For a writer-director’s sophomore feature, What Do We See When We Look at the Sky? is an amazingly self-assured project that gives one the rare treat of feeling privy to a talent of truly ground-breaking potential before the crowds have caught wind of it. Within the context of modern filmmaking, it feels troublingly uncommon to come away from a film with a sense that people can still bend the rules and create their own version of how to tell a story. Compounding technological advancements have left film form in a constant state of flux, and rarely does a year go by in which the possibilities for what can be put on screen and how this can be achieved are not stretched to places unimaginable not long before. In terms of arthouse filmmaking, the greatest effect of this has been that of accessibility. In the modern-day, the process of acquiring a camera and editing a film is wildly more straightforward than it has been for the majority of cinema history. However, the ease of access to equipment has been surprisingly lacklustre in translating itself into ease of experimentation with film form and grammar. It was such a joy to see a film that crackled and sparked with the dynamism and disregard for the rulebook that characterised the French New Wave and other similar movements. Koberidze’s approach to storytelling is utterly charming in its playfulness, filled with details that give the viewer a much-needed reminder of the fact that film, like any art form, is not a science. It has conventions and there’s theory to its established grammar, but a director who tethers their poetics to tradition leaves their work at best unambitious, and at worst totally stagnant.
I do not mean to say that the film takes an abstract, hard-to-follow form. Rather, its creativity comes from witty edits and clever narration that maintains its engaging nature through the element of surprise. What might seem a converse point to my enthusiasm about the thrill of filmmaking is the fact that What Do We See When We Look at the Sky? is actually a very slow film. It meanders, veering off on tangents without any sense of urgency about returning to the main plot. In the hands of a less masterful director, this would result in a dull film that is arrogant in its request of one’s attention. In the case of Koberidze, this does not feel to be the case. There are admittedly moments in which one comes to notice that the story hasn’t developed in a major way for several scenes, but this doesn’t come with a sense of frustration or belief that the film is self-indulgent. It takes its central love story at the pace of real day-to-day life, and the focus on seemingly inconsequential details about stories of others in the city of Kutaisi cumulate over its 150 minute runtime to create a touching vision of the richness that can be found in any place, at any time.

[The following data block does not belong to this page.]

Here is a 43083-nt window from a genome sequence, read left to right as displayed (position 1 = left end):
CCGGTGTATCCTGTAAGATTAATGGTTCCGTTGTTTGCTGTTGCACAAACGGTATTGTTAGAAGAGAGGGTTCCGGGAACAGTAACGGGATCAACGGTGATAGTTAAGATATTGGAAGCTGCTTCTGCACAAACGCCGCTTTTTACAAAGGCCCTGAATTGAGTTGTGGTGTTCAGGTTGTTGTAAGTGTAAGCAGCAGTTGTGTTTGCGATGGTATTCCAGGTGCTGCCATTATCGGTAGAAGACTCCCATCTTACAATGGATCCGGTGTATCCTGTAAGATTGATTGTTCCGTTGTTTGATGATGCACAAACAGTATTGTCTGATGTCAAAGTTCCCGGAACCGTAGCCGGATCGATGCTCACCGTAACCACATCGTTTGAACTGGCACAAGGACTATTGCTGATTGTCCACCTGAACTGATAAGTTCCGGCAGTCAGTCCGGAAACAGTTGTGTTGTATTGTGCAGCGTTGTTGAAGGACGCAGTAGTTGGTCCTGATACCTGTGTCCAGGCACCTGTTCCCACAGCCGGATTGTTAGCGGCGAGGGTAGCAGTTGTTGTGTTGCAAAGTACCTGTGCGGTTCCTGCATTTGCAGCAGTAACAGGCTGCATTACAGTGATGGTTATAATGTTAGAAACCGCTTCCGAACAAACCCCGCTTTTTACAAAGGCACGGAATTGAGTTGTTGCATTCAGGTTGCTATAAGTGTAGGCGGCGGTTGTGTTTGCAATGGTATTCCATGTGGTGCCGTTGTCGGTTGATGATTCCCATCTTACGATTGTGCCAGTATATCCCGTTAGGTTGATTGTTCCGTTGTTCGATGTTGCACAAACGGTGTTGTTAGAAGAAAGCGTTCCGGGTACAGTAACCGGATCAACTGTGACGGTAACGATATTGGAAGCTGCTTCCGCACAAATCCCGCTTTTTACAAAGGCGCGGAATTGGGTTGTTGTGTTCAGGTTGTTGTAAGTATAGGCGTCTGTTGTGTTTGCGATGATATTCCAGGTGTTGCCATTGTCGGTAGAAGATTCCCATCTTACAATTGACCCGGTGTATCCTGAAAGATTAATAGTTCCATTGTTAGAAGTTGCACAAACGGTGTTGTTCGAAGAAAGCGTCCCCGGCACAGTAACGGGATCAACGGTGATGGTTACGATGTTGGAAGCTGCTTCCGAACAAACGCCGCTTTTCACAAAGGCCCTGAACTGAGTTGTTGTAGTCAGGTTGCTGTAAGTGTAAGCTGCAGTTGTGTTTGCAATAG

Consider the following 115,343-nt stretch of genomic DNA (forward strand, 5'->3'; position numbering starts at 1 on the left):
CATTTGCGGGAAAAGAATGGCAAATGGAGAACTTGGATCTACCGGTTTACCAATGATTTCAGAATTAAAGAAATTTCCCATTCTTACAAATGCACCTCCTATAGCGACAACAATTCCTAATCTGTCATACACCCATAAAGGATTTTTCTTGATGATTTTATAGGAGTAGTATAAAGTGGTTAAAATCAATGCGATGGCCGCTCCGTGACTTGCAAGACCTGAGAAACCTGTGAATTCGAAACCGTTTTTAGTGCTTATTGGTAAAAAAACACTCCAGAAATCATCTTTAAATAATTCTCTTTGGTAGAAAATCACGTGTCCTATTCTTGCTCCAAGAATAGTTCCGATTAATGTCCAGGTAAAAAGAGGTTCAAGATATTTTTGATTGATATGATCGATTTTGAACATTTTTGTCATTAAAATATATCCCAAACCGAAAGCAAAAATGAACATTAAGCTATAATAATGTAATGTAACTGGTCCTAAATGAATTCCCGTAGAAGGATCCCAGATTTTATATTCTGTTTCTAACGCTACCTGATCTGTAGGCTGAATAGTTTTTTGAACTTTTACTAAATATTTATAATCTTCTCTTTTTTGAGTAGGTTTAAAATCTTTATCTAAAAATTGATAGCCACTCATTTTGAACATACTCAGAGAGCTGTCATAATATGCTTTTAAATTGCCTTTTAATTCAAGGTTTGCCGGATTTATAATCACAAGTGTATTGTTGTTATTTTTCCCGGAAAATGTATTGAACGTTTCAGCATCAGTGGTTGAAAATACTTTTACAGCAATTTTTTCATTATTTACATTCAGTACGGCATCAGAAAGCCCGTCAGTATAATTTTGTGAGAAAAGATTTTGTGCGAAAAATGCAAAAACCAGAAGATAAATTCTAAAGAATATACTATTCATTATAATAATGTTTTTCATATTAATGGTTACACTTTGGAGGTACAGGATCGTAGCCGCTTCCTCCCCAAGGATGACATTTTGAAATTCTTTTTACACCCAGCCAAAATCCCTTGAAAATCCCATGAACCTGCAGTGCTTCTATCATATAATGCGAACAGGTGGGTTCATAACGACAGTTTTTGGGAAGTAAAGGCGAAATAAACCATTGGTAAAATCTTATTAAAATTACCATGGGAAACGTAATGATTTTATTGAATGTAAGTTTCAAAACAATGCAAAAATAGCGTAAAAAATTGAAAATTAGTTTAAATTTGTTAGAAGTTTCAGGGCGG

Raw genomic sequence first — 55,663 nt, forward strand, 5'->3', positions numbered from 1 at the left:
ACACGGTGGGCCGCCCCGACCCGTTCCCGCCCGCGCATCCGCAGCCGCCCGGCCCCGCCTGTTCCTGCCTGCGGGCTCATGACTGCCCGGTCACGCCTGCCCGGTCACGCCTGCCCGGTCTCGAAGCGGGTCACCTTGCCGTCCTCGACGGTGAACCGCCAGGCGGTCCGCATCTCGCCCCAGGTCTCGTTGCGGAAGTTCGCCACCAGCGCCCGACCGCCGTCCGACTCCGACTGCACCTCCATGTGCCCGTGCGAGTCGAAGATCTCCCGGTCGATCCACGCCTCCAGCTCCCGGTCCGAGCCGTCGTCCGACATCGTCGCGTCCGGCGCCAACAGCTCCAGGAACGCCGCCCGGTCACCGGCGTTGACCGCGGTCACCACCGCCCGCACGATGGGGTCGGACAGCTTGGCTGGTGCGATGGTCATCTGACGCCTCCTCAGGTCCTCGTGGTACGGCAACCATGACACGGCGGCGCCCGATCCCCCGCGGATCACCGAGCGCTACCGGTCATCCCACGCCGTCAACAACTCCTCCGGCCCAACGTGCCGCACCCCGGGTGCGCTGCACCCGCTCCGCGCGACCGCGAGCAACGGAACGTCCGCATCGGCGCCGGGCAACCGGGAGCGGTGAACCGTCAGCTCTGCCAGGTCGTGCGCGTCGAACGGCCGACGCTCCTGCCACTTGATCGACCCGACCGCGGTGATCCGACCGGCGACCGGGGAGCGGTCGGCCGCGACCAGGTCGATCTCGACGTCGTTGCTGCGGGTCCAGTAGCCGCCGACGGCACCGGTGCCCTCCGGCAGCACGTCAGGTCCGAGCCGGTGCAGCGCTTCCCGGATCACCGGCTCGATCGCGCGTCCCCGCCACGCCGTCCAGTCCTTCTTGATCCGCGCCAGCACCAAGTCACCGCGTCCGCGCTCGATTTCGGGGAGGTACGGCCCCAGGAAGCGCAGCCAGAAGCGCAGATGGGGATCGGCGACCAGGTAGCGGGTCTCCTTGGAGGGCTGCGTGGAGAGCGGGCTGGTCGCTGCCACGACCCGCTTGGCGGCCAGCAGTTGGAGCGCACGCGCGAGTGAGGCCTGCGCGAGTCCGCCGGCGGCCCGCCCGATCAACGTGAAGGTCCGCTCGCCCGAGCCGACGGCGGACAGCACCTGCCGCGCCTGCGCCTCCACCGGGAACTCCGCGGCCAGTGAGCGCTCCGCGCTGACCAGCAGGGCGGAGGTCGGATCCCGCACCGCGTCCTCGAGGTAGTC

The wit of the filmmaking manifests itself in repeatedly breaking one’s ability to suspend their disbelief. The non-mimetic approach is admirable in its embrace of the potential for stylised text appearing on the screen and fourth-wall-breaking narration. My personal favourite example of the approach was a subtitle appearing entirely unexpectedly that instructed the audience to close their eyes when they heard a beep and only open them again when they heard another. Some may dismiss this as a gimmicky, superficial joke, but I found the experience of sitting with my eyes closed and having an acute awareness of the fact that something was continuing to play on the screen before me to be an electrifying moment of clarity with regards to how one can approach a medium that takes place in space and time as the film does. Another memorable instance of being dragged back into the position of ‘film viewer’ when the story became too immersive is the narration at the end of the film, in which the director lists a string of plot holes and criticisms that he expects to receive. There’s no rebuttal after this. He just goes on talking about other things and then the film ends. Like so many other elements of Koberidze’s film, it’s really funny, whilst serving an incredibly powerful function for the storytelling framework that the director is operating in. By pushing the audience away from the central couple through deviations in plot, and reminding them of their status as an audience watching a fictional film, the perspective one ends up finding themselves in is an unfamiliar one for a love story. We retain a strong emotional attachment to the leading characters throughout, but are able to situate them within a wider context that puts life as the object of our affection, rather than just two people. Where most romantic films fall short in centring their entire focus onto two characters who one leaves behind in the cinema, What Do We See When We Look at the Sky? instead creates a bond between the couple and the viewer before reframing their story as one of the many that occur around us all the time. The film finishes, but the world feels warmer and more exciting. The story isn’t left in the cinema because it continues to be around you everywhere, and for a while at least, you notice that fact.